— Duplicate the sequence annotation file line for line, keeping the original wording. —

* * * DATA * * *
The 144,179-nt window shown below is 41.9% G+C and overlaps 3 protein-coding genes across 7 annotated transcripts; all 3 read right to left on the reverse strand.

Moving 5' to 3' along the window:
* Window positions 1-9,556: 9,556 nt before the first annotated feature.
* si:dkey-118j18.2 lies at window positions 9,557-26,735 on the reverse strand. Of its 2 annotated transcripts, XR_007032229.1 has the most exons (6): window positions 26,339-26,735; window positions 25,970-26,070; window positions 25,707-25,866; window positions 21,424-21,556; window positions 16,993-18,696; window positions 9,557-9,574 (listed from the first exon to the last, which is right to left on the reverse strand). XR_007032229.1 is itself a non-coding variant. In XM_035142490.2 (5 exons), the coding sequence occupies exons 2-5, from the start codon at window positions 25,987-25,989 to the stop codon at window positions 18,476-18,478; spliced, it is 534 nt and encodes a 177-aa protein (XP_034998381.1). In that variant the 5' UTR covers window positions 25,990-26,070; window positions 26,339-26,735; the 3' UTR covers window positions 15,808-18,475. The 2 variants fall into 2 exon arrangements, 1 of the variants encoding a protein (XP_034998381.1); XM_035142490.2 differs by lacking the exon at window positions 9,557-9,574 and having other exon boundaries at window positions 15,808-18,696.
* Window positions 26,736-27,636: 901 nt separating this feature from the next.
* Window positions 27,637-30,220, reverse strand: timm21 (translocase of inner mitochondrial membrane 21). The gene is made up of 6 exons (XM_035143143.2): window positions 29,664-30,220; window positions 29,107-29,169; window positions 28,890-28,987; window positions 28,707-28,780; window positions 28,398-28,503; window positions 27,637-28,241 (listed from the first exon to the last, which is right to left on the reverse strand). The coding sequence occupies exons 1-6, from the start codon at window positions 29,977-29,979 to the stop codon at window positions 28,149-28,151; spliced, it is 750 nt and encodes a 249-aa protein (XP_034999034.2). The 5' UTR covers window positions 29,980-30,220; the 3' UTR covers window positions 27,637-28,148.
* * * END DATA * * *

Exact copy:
The 144,179-nt window shown below is 41.9% G+C and overlaps 3 protein-coding genes across 7 annotated transcripts; all 3 read right to left on the reverse strand.

Moving 5' to 3' along the window:
* Window positions 1-9,556: 9,556 nt before the first annotated feature.
* si:dkey-118j18.2 lies at window positions 9,557-26,735 on the reverse strand. Of its 2 annotated transcripts, XR_007032229.1 has the most exons (6): window positions 26,339-26,735; window positions 25,970-26,070; window positions 25,707-25,866; window positions 21,424-21,556; window positions 16,993-18,696; window positions 9,557-9,574 (listed from the first exon to the last, which is right to left on the reverse strand). XR_007032229.1 is itself a non-coding variant. In XM_035142490.2 (5 exons), the coding sequence occupies exons 2-5, from the start codon at window positions 25,987-25,989 to the stop codon at window positions 18,476-18,478; spliced, it is 534 nt and encodes a 177-aa protein (XP_034998381.1). In that variant the 5' UTR covers window positions 25,990-26,070; window positions 26,339-26,735; the 3' UTR covers window positions 15,808-18,475. The 2 variants fall into 2 exon arrangements, 1 of the variants encoding a protein (XP_034998381.1); XM_035142490.2 differs by lacking the exon at window positions 9,557-9,574 and having other exon boundaries at window positions 15,808-18,696.
* Window positions 26,736-27,636: 901 nt separating this feature from the next.
* Window positions 27,637-30,220, reverse strand: timm21 (translocase of inner mitochondrial membrane 21). The gene is made up of 6 exons (XM_035143143.2): window positions 29,664-30,220; window positions 29,107-29,169; window positions 28,890-28,987; window positions 28,707-28,780; window positions 28,398-28,503; window positions 27,637-28,241 (listed from the first exon to the last, which is right to left on the reverse strand). The coding sequence occupies exons 1-6, from the start codon at window positions 29,977-29,979 to the stop codon at window positions 28,149-28,151; spliced, it is 750 nt and encodes a 249-aa protein (XP_034999034.2). The 5' UTR covers window positions 29,980-30,220; the 3' UTR covers window positions 27,637-28,148.